SLEEP ∞ OVER is the working moniker of Stefanie Franciotti, under which she makes slow-burning, lucid pop music.
You’d be forgiven for thinking you’ve heard this all before – probably because you have – but SLEEP ∞ OVER’s debut album Forever (released last week on Hippos in Tanks) is a cut above the majority of work from her supposed peers in the US underground; an oddly physical album that’s driven by deep drums and thick swamps of bass that recall groups like Earth before they do Washed Out. Add a touch for gorgeous, understated melodies, and you’re onto a winner.
FACT spoke to Stefanie about SLEEP ∞ OVER’s story so far, meditation, Emily Dickinson and more.
From what I understand, SLEEP ∞ OVER was originally three of you, then it became a solo project. Was Forever already in conception then, or is this album all solo material?
“I was working on some of the tracks for Forever when they were still in the band, but at that point it was just me doing the writing. This album is all solo material”.
So were you always the key songwriter in the group? Tell us about the genesis of SLEEP ∞ OVER – how it started, how it developed and so forth.
“When we started I supplied all the instruments and effects, and just by virtue of the fact that I had more technical working knowledge in regard to the gear, I ended up with a major role facilitating the process of song writing. Ultimately, it just didn’t gel personally like it should have, so we went our separate ways and I ended up finishing the record on my own. I’m glad that things happened the way they did though, I feel like we all took a lot out of the experience and everyone has moved onto to be more productive and happier for it”.
How did you adjust from being part of a three-person group to recording solo? Obviously you’d have had to adjust on a practical level: is there less live instrumentation and more sampling, for instance, on the solo work?
“As far as the recording goes, I overdubbed all of the instrumentation – there’s actually much more instrumentation on this record than there was on anything that we did in the past. If anything, working in a solo role allowed me to go as deep into each song as I wanted without having to compromise or rush any of work put into it”.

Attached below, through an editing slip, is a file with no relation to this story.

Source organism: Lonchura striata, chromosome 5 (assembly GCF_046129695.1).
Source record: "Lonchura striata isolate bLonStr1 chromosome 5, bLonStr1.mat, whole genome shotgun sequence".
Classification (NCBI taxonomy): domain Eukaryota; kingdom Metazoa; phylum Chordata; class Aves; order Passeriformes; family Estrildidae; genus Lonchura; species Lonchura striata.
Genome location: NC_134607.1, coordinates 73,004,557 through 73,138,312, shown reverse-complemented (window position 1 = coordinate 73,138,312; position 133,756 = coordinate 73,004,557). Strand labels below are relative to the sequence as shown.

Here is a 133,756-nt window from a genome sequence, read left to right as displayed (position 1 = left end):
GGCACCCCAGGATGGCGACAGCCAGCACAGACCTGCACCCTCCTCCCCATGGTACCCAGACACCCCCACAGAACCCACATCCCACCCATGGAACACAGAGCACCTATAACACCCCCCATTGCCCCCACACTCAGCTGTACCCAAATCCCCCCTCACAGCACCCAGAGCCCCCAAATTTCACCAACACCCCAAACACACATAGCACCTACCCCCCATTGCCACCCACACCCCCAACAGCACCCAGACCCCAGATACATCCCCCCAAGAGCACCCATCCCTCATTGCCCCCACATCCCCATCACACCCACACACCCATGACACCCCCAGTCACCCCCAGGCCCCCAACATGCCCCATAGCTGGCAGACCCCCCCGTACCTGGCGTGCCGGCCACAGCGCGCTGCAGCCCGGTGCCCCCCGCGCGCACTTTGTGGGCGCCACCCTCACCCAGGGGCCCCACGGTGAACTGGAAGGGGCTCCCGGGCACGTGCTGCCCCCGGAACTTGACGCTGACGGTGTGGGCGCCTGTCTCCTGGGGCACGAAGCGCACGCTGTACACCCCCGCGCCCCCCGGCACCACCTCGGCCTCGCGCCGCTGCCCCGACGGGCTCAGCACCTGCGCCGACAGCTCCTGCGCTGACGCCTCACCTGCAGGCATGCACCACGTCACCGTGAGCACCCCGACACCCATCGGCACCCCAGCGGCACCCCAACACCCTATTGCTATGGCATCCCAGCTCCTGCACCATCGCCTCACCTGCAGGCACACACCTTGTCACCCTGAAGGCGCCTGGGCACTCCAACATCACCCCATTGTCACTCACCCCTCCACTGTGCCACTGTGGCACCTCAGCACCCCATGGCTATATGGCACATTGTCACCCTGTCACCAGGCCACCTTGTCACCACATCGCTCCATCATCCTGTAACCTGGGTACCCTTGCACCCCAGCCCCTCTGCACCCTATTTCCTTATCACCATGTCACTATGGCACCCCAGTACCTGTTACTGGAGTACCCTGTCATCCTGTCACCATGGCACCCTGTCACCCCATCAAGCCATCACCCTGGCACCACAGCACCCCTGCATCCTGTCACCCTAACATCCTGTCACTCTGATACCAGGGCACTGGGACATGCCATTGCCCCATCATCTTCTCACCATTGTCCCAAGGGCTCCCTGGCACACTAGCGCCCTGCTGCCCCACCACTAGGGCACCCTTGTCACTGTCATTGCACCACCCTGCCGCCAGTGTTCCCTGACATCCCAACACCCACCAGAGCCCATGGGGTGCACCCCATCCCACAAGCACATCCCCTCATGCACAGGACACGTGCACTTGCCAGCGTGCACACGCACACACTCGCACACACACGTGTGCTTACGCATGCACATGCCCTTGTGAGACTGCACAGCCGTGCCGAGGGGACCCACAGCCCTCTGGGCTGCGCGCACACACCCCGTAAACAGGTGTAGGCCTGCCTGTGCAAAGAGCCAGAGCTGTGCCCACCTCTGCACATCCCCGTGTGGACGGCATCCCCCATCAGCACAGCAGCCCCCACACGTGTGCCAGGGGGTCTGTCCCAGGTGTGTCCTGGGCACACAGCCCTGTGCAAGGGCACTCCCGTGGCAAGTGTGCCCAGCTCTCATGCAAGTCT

So once it was you solo, do you feel like a different, or deeper side of you came out? Is there an element of self-discovery to the album?
“I think that would be impossible to avoid. I would say that the most challenging and liberating part of working solo was forcing myself to let go of the recordings and be done with it. I had to believe in what I was creating and finish it for myself, and that was honestly new for me. There’s definitely something to be said about forcing yourself to bust your own ass”.
“However it is that my brain filters all the shit I like back out into the music I create is beyond me”.
There’s often quite a solid – in fact, usually pretty beefy – bed of drums to the tracks on Forever, and it’s one of the things that sets you apart from a lot of US artists making music in a similar vein, of which there are many. Is it fair to say there’s more of a physical, “body music” vibe to SLEEP ∞ OVER than of a lot of your contemporaries, and if so, is that a particular intention of yours?
“My intent was to make something that I enjoyed listening to. I wanted the drums to cut through, and other times on the record I wanted them to be more subdued. It’s all varied according to the mood of the particular song”.
Similarly, with those thick, deep amp sounds on ‘Crying Game’ and really long, stretched out notes on tracks like ‘The Heavens Turn By Themselves’, often the music on Forever reminds me more of acts like Godspeed You! Black Emperor or SunnO))) than it does the music you’re usually associated with – similar to how there’s a lot of subtle similarities to doom metal in Forest Swords’ music. What music particularly informs Forever?
“That’s not an easy question to answer. I listen to all kinds of music, and yes, I listen to some black metal. I really like Burzum and Lurker of Chalice, Earth, Bohren & der Club of Gore. But I also listen to classical music, freestyle, new age, italo, shoe gaze. Whatever, I’m a multifaceted human being and however it is that my brain filters all the shit I like back out into the music I create is beyond me”.
Sure, but there must have been certain things that particularly inform your music – be it artists, or experiences, or otherwise?
“I used that time period as somewhat of a mental/physical cleanse so to speak. I was reading a lot during the writing process, and I think that helped me. I read a lot of books on Taoism, The Seth Books, Saul Bellow, Rumi, Ram Dass, Wuthering Heights… I also took up meditating which had a very powerful and immediate effect on tapping into my creativity and energy. It just occurred to me that I was going on a raw diet the entire time I recorded as well; it didn’t last much longer than the actual process but I feel like it also had a huge effect on me”.
The lyrics are usually pretty hard to hear. Are there any particular subjects that the album deals with, lyrically?
“I don’t think the lyrics are heard to hear at all if you are actually trying to hear them. If I wanted to do non lyrical washes of vocals, I wouldn’t have spent the time writing lyrics at all, I would have just sang a bunch of ooos and ahhhs. I write about life, the situations I’m confronted with and how I get over it”.
The title Forever, the infinity symbol – there’s obviously a slight reoccurring theme here. Can you tell us more about that?
“”Forever is composed of nows”. Emily Dickinson”.
Photo credit: Bryan Derballa (main image), Eli Welbourne (second)